Brisbane City Council has united Labor, the Greens, and many in the community against its proposed ‘vision’ for a revamped Mowbray Park in East Brisbane.
While most welcome support for green space the sticking point is the proposed demolition of the old bowls club building which houses the much-loved Backbone Youth Arts (BYA).
Backbone has operated for 30 years with a mission to cultivate Brisbane’s next generation of artists, creative entrepreneurs, and cultural leaders. In its 2019 Annual Report, Backbone said it had produced 654 unique events over 365 days in 42 locations throughout Queensland and London: it worked with 2,919 artists for 11,825 audiences (or participants) and 23 schools.
The bowls club sat empty for some years before Council gave Backbone temporary access to the venue in 2016. Shortly after that, Backbone signed a lease which will expire in November this year.
This is not the first time Brisbane City Council has been entangled in controversy over its plans for Mowbray Park.
As Member for Griffith Terri Butler MP reminds us, Council previously tried to build residential towers on Mowbray Park and “sell it off to developers”.
In 2014, the City of Brisbane Investment Corporation submitted plans for the twin 12 storey residential towers on Mowbray Park but withdrew them in response to community concerns. https://www.brisbanetimes.com.au/national/queensland/council-abandons-mowbray-park-development-plans-20141223-12d337.html
Labor Member for Griffith, Terri Butler, said the current Brisbane City Council plan for Mowbray Park would break Backbone.
“In the middle of a pandemic, the LNP wants to knock down community services that help our young people into employment, and they want to send them packing,” Ms Butler said.
“This is an absolute disgrace.”
“Though many Southsiders would say that the East Brisbane Bowls Club building is old and tired, knocking it down and harming a vital youth service in the process is heartless.”
Ms Butler said the LNP Council needs to explain how the community will have open public space while ensuring it keeps one of Queensland’s only youth arts services. She said she would fight moves that would harm Backbone’s capacity to help young Queenslanders.
“The Morrison Government cut Backbone’s funding during the pandemic last year, which I fought. Now the Liberals in the Council are coming for their income and their home,” she said.
Greens Councillor for the Gabba Ward, Jonathan Sri, said the proposal to demolish the Bowls Club resulted from Council’s failure to invest in new public parkland.
“… Backbone has done a kick-arse job of activating this space as a flourishing live music venue and performing arts hub. In just a few short years, they’ve built up solid connections with both the immediate local community and with a range of musical and artistic subcultures and scenes across the city. They’ve literally become East Brisbane’s cultural Backbone.”
Cr Sri also said Brisbane City Council seems to be suggesting that Backbone’s activation of the old bowls club is not a good use of the space.
“This is despite the fact that Backbone hosts hundreds of events every year, particularly night-time gigs that bring life to a park which is otherwise generally pretty dead late at night. But how does that compare to other nearby uses of space in council parkland?”
“The community shouldn’t have to choose between green space and community facilities: with our growing population, we need more of both,” Cr Sri told the Westender.
South Brisbane MP Amy MacMahon has added her support to the campaign to protect the BYA space.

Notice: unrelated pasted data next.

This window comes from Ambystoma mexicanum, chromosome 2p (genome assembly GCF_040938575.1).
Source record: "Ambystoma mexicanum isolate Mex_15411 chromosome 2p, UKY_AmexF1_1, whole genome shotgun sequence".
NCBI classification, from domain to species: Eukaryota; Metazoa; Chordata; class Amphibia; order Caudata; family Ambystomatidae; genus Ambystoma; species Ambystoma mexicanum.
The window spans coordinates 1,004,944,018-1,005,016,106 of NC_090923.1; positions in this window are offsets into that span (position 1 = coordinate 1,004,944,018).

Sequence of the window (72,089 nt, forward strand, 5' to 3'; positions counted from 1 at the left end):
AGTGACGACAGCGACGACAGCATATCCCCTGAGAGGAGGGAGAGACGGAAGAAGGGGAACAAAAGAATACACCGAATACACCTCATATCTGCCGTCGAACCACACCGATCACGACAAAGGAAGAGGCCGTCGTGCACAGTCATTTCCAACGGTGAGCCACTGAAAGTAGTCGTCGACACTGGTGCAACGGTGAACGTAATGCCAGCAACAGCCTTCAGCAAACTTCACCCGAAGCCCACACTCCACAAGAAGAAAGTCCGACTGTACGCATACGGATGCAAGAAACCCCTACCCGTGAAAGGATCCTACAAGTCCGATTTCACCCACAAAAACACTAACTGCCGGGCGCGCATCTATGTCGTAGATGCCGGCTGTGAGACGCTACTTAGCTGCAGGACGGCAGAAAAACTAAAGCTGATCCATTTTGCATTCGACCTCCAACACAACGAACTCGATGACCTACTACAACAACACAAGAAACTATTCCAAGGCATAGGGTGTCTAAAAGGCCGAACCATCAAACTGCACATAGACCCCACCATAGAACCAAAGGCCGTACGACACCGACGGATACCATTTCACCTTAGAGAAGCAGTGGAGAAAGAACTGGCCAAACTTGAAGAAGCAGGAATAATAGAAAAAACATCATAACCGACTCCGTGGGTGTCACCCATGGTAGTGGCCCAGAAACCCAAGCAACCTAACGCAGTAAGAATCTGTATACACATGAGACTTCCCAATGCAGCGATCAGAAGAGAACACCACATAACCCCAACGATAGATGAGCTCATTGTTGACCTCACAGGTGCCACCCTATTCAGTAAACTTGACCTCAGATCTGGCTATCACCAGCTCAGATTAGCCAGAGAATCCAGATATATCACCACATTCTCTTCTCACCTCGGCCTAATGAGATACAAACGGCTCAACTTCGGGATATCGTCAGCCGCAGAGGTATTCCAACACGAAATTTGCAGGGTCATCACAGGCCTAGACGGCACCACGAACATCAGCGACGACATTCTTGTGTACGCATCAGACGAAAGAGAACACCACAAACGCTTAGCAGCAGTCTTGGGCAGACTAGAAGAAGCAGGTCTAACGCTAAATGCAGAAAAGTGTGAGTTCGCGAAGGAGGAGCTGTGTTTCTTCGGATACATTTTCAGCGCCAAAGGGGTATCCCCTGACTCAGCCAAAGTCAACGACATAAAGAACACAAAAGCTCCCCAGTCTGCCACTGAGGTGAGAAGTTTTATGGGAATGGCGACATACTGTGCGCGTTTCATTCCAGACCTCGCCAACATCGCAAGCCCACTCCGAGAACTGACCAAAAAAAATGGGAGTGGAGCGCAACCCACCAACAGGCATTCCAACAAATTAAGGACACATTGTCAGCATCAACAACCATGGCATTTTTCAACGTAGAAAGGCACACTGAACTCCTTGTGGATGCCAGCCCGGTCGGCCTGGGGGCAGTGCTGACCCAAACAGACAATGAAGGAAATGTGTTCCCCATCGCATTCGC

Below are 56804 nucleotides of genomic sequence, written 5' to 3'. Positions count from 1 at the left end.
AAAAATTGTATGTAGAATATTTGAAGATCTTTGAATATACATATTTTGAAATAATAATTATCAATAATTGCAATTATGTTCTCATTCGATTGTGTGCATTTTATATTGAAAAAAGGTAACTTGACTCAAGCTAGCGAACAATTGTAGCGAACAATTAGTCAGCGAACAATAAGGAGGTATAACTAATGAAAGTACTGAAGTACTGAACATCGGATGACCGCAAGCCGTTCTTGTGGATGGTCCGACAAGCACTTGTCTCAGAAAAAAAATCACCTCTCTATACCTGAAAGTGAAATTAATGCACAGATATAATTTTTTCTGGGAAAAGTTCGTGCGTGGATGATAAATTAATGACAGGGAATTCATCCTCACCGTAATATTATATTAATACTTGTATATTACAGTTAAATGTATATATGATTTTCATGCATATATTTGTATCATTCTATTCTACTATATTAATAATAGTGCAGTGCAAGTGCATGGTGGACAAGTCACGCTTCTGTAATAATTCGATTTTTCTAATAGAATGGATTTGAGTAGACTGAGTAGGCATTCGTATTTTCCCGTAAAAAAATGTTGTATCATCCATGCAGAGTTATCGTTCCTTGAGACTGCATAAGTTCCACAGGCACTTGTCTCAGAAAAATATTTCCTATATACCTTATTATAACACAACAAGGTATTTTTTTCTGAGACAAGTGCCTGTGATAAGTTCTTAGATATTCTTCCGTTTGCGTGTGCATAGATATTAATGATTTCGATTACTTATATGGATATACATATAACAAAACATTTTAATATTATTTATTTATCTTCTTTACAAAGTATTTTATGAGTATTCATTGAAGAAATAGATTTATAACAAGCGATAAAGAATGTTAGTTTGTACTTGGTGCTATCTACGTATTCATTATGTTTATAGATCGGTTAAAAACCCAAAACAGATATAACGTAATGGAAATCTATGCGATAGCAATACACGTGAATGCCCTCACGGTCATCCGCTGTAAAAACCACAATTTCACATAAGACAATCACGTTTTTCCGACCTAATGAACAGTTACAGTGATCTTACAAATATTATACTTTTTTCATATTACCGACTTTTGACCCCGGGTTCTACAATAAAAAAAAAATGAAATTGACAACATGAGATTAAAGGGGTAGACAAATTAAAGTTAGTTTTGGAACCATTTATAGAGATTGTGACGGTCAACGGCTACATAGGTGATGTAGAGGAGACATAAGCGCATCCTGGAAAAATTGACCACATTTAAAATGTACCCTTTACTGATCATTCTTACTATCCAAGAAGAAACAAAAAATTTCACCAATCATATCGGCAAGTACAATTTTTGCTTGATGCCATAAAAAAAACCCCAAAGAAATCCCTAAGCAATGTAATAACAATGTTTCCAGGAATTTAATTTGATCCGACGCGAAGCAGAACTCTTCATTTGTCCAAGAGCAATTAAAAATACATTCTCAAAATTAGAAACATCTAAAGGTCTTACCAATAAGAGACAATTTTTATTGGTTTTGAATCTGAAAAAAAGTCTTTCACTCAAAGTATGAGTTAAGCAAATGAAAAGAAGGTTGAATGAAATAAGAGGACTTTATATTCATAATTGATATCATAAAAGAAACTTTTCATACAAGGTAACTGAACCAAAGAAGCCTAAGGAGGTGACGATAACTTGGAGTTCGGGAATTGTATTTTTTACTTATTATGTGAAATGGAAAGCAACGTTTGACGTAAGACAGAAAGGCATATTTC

“Spaces like Backbone Arts, in the East Brisbane Bowls Club on Lytton Rd, are crucial for thriving communities. Backbone not only hosts concerts and arts workshops, but creative community events that draw together diverse communities…,” she posted on Facebook.
Brisbane City Council’s Acting Environment, Parks and Sustainability Chair, Councillor Tracy Davis, told the Westender that Council started its initial consultation process on Mowbray Park in December 2020.
“We’ve always been eager for Backbone Youth Arts to continue their great work, which is why we’ve given them $7000 each year for the past three years to support their annual festival.”
Cr Davis said talks are ongoing with Backbone about a proposal to use a newly refurbished, air-conditioned, and purpose-built arts facility four kilometres away from East Brisbane.
“This facility includes green screens, audio-visual equipment, change rooms and a kitchenette as well as access to a theatre and amphitheatre.”
“Under our draft plan, which we will continue to consult with the community on, the old bowls club would be removed, and residents would get access to a bigger and better Mowbray Park,” Cr Davis said.
The Westender understands that the proposed new venue for Backbone is located at the recently redeveloped former TAFE site in Seven Hills.
In a statement released today, the BYA management committee thanked their supporters and Brisbane City Council.
“Backbone is deeply grateful for the support of BCC, who provided us with our home at the old East Brisbane Bowls Club. BCC have been immensely supportive of Backbone and in our conversations about the Mowbray Park Plan, they have suggested other facilities that might be suitable for our purposes. BCC wants to see Backbone thrive.”
“While Backbone has existed in many forms, a new venue would mean major changes to our programming and what we can offer. There are no venues available which parallel what we have at the Bowlo. The old East Brisbane Bowls Club is where we can have the greatest impact, this is the venue where we can achieve our greatest potential.” See Backbone’s full statement in box below.
Community members have mounted a vigorous campaign to retain the Bowls Club as the home for Backbone.
Several community members at the park last Saturday spoke about their concerns for Backbone and the lack of any alternative vision from Council.
Elisa – who lives in a street that backs onto the park – told me she thinks Council’s vision is lacking.